The impact of ATAD II on real estate asset managers has been saved
The impact of ATAD II on real estate asset managers
Authors: Francisco Da Cunha, Marcell Koves
2 minutes read
- Hybrid instruments and hybrid entities
- The “acting together” concept
- Reverse hybrid and imported mismatches
- Investor relations
On 29 May 2017, the EU Council approved Directive 2017/952/EU (ATAD II or the “Directive”), which amended ATAD I. The ATAD II aims to extend the scope of ATAD I for hybrid mismatches involving non-EU countries.
As with any EU directive, the measures of ATAD II first need to be implemented into each EU Member State’s domestic tax legislation. Expectation is that EU Member States are able to introduce domestic legislation for ATAD II to be applicable as of 1 January 2020 (except for reverse hybrid mismatches, which may be applicable with a delay, as of 1 January 2022). The full impact of ATAD II has to be addressed upon transposition in domestic tax law by each EU Member State—only a few have initiated this transposition process at time of going to press.
However, it is expected that ATAD II will have a significant impact on how real estate alternative investment funds, and its investments, will be structured.
4 Things to look out for as a real estate asset manager:
As per the Action 2 Report, the different tax qualification of a debt instrument between the lender and borrower states may lead to a hybrid mismatch outcome and result in denial of the related deduction in payer jurisdiction (primary rule). The same mismatch situation may arise in the case of such a debt instrument attributed to an investor in a tax transparent investment (fund) vehicle, should the investor qualify the instrument differently from the payer jurisdiction.
A hybrid mismatch may also occur when the qualification of an entity considered as tax transparent in one jurisdiction, but considered as opaque from the other jurisdiction’s perspective, leads to a discrepancy in the tax treatment of any payment made.
If left unchecked, these may create unintended deductibility concerns within a fund holding structure (in particular regarding the internal [shareholder] financing), or create an additional layer of taxation at fund/investor level.
In light of this, fund managers will need to consider, identify and monitor their investor base. This is not a one-time only exercise, but goes hand-in-hand with continuous monitoring activity (beyond tax).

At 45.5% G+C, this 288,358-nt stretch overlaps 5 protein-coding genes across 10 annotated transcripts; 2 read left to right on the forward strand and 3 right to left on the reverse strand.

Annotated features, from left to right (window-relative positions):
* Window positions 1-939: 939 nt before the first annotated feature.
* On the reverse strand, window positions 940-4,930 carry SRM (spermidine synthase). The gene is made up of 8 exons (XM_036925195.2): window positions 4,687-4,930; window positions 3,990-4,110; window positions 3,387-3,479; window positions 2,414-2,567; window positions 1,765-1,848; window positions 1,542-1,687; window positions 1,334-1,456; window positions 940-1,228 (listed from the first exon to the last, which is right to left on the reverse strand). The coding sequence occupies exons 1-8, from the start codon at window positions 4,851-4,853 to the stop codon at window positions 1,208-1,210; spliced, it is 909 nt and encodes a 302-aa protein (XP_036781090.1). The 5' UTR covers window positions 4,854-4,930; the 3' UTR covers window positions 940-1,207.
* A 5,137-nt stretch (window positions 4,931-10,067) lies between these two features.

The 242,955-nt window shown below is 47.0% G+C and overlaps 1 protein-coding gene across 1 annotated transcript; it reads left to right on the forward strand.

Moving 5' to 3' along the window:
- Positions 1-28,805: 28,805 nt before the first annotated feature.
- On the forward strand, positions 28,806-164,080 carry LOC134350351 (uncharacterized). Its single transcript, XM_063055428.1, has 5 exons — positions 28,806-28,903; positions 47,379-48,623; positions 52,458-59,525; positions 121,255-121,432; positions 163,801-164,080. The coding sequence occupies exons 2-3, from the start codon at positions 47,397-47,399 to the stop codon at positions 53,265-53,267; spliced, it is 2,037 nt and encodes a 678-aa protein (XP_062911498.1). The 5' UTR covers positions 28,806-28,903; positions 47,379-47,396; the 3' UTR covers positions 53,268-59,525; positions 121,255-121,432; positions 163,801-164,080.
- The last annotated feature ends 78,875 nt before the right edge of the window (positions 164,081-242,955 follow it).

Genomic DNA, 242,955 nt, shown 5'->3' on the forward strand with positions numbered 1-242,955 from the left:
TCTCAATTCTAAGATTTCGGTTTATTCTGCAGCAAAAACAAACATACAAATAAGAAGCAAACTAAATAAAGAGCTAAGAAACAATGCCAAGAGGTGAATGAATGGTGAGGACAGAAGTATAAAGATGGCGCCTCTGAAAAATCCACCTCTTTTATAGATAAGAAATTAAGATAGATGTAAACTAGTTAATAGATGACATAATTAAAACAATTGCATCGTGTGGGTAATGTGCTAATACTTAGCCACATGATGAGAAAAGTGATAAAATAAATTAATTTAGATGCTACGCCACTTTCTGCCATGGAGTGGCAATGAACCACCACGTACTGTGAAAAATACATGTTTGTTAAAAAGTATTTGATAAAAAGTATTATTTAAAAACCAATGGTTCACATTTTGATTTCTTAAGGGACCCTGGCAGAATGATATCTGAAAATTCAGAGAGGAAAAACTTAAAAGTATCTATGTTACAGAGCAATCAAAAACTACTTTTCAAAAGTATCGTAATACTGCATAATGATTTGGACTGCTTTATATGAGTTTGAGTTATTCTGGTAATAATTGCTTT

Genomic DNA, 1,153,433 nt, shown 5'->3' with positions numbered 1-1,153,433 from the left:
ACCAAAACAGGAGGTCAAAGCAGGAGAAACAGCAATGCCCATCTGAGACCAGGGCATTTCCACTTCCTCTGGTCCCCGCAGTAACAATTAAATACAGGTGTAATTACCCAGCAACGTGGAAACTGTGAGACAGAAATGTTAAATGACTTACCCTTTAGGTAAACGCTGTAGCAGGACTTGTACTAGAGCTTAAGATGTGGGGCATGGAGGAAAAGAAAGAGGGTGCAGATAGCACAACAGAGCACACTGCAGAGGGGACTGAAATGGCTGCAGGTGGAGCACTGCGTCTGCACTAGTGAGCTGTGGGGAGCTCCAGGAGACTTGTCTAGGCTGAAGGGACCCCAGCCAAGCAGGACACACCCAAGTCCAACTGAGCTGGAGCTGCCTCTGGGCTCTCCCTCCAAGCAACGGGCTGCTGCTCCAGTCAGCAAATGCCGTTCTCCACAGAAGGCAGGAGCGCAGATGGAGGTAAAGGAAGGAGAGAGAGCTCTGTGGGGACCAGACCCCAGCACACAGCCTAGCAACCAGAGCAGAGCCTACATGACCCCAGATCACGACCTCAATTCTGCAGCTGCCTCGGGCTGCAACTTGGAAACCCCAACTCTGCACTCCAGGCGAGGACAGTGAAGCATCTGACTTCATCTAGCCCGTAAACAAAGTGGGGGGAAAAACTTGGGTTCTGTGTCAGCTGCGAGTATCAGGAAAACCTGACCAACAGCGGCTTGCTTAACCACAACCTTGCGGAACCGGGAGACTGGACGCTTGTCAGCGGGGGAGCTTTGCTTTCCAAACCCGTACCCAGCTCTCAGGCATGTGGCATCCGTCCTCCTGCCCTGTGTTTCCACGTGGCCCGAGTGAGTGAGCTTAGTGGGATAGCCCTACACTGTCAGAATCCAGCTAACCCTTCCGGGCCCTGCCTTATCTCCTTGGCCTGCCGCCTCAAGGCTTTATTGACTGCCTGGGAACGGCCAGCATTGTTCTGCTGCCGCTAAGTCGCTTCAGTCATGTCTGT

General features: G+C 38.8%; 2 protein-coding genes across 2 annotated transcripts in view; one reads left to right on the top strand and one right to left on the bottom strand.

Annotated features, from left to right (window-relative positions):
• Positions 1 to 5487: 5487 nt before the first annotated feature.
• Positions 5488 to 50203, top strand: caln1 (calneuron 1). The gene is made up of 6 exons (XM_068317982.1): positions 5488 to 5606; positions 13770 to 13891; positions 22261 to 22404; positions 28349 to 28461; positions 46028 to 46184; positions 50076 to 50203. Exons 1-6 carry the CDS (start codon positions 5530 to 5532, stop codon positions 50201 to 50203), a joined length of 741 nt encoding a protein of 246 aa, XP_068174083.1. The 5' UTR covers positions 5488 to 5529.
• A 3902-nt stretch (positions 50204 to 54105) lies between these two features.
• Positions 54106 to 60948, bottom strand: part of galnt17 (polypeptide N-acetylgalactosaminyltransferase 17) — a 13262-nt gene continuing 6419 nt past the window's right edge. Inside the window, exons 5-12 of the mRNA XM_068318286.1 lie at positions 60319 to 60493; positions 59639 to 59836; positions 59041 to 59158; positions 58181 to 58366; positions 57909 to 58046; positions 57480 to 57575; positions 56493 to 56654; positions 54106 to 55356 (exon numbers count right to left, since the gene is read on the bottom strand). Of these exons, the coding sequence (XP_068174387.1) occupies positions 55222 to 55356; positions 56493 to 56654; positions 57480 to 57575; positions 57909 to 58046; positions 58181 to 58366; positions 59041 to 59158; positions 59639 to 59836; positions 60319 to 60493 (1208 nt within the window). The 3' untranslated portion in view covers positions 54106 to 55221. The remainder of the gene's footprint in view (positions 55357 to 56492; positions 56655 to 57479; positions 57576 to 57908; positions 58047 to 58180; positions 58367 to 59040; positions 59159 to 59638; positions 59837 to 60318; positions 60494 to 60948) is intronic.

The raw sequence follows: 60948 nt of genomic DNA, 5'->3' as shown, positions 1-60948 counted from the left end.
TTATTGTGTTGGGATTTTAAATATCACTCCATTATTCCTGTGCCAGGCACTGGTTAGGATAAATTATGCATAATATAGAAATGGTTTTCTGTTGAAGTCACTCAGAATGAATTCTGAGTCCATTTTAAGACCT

It should not be a well-intended exercise to identify the implications of correct feeder/blocker vehicles within a structure, but instead should be considered as part of the ongoing operational aspects of an investment fund.
Hybrid mismatch may arise between associated enterprises meeting a 25-50% participation threshold.
Therefore, one might think that the hybrid mismatch rules may be of less concern to widely-held, collective investment vehicles. However, given the “acting together” concept, there could be an impact on the alternative investment fund industry at fund level. Since this concept may group investors whose investments are managed under a common mandate (e.g. same class of investors) or who are partners in an investment partnership, it may bring them back within the scope of the hybrid mismatch rules.
Until there is further clarification via the domestic implementation of the Directive, it remains uncertain as to how to interpret the “acting together” concept within the alternative fund industry and its implications.
Although there is a carve-out reference to collective investment vehicles within the Directive, it remains unclear as to whether this refers to regulatory supervision only, or if semi- or unregulated products are covered as well (provided they are managed by an authorized investment manager who is then subject to supervision).
It may well only refer to UCITS and completely exclude so-called non-CIV products–like most alternative investment funds.
Identifying sources of possible hybrid mismatch cases is one issue arising from the various hot topics circulating around the implications of ATAD II. However, how to manage investor relations in this respect is even more difficult.
Fund managers and advisors should actively work together to assess the possible ATAD II implications to investors, and address the related safeguards included in the relevant fund documentation (e.g. a clawback clause in the fund documentation or a questionnaire in the subscription booklet).
The ATAD II items are raising challenges both at fund level and from an investment structuring perspective. Asset managers now need to carefully consider the type of fund products and structure, in line with their investor base, to remain attractive whilst adapting their operational model to comply with the recent regulations arising from BEPS.
The impact of the hybrid mismatches need to be assessed on a case-by-case basis. Timing will be of the essence as the parameters of the Directive will be applicable as of 1 January 2020 (with an exception for 2022 for reverse hybrid mismatches). For this reason, the implications of ATAD II will be immediate and will affect the practice as from fiscal year 2020 onwards.
A more detailed version of this article is available in the Reflexions magazine.